The Ministry of Education, Culture, Sports, Science and Technology expert committee tasked with considering the future of the Monju experimental fast-breeder nuclear reactor in Tsuruga, Fukui Prefecture, has put together its report.
The Monju project has been plagued by mishaps and scandals, including serious oversights during inspections. As such, the Nuclear Regulation Authority (NRA) advised the science minister in November last year that the Japan Atomic Energy Agency (JAEA) should "exit" as Monju's managing body.
It must be pointed out, however, that the committee's deliberations were based on the assumption that the Monju project would be continued, and considered only how it would be managed. In the end, nothing about Monju may change except the sign above the door -- exactly the outcome the NRA warned it would not accept.
Does Monju have a valid place in Japan's energy policy? How much will the reactor cost to operate going forward? These questions go straight to the heart of the Monju project, but they have been and continue to be ignored. The government could be looking to keep Monju going uselessly, and this cannot be allowed.
The expert committee report specifies prerequisites for a new reactor operator, including bringing in specialists from the industrial and legal sectors to join its management board. The science ministry will apparently decide on the new operator of the Monju reactor by this summer, and submit it to the NRA.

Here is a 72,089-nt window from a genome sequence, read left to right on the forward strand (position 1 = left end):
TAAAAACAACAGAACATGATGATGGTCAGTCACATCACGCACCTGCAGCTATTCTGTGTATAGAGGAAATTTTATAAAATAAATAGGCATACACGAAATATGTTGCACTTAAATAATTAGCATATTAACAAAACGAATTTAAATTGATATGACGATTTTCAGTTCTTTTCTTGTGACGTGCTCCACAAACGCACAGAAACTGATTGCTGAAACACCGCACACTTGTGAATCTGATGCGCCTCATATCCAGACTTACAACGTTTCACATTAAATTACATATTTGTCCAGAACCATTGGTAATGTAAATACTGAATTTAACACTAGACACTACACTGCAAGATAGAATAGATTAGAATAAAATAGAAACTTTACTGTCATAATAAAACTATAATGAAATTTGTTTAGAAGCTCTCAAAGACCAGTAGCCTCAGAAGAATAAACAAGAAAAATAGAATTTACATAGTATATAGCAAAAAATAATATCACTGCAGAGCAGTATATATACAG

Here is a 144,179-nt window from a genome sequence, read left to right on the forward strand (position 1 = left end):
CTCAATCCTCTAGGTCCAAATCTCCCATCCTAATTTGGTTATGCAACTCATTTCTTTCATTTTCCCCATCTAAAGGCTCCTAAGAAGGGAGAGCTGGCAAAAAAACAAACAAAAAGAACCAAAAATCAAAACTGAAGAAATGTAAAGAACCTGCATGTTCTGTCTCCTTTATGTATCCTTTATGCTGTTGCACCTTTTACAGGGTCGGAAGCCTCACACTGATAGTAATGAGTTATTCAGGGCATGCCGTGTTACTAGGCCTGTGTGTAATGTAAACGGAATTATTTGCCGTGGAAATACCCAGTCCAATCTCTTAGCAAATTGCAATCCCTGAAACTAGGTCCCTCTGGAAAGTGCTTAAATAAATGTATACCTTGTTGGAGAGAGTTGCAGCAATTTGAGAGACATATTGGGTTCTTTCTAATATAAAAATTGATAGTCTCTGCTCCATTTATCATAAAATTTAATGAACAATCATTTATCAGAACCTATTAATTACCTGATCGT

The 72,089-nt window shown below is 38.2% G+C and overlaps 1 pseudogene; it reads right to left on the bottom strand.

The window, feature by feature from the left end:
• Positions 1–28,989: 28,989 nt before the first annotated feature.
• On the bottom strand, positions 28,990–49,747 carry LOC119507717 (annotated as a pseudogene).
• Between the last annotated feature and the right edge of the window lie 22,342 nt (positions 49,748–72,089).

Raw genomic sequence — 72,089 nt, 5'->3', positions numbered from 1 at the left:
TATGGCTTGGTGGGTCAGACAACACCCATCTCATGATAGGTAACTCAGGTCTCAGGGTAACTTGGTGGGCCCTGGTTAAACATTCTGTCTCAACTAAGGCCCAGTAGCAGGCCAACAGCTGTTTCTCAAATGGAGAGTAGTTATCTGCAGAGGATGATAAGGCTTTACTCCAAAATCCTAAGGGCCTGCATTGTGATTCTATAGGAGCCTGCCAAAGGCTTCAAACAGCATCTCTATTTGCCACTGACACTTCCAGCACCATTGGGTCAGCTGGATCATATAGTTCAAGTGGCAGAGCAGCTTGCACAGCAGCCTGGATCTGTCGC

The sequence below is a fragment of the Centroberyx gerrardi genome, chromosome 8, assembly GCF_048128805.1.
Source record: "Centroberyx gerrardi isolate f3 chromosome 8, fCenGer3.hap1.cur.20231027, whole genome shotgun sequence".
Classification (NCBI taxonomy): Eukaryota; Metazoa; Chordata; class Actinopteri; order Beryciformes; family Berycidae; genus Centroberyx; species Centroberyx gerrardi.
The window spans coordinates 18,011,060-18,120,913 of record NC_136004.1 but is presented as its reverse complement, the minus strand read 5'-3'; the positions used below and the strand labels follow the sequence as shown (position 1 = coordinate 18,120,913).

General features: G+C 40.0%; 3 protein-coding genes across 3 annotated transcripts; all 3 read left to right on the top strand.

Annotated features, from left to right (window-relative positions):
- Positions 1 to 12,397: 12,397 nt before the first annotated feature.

The report also calls for the appointment of a person with experience running a power plant to a leadership position, and strengthening maintenance and management systems.
However, the Federation of Electric Power Companies of Japan has already stated that none of its members has any intention of taking over Monju's management. The fast-breeder reactor is quite different from commercial reactors, and requires handling volatile sodium coolant. The expert report admits that JAEA is the only organization in Japan with the expertise to deal with sodium coolant, and says that the committee believes the reactor operator will have to be left to a government-related body or specially licensed company.
Put all this together, and it appears that the new Monju operator will include people from outside the nuclear power industry at the top, but leave on-site operation of the plant in the hands of the current staff.
The suggestion to bring in outsiders is a repeat of recommendations for past JAEA reforms, so there's nothing new to see there.
The government has promoted Japan's nuclear fuel cycle policy of extracting plutonium from spent fuel and using this reprocessed fuel again in reactors. The Monju reactor, which burns plutonium, is essential to putting the fuel cycle into effect.
However, the Monju reactor has been shut down almost continuously since a 1995 sodium leak. The national government has invested more than 1 trillion yen in the project so far, and it takes about 20 billion yen a year to keep the plant running. Many other rich industrialized nations have given up on fast-breeder reactor development because of its technical and cost hurdles. The fuel cycle project is effectively broken beyond repair.
Under Japan's basic energy policy, passed by the Cabinet two years ago, Monju had a central role in research and development to solve the country's nuclear waste problem. This R&D can be conducted at other facilities, and there is no reason to prolong Monju's life.
It's time for the government to decide, not on how Monju will continue, but on how it will be shut down for good.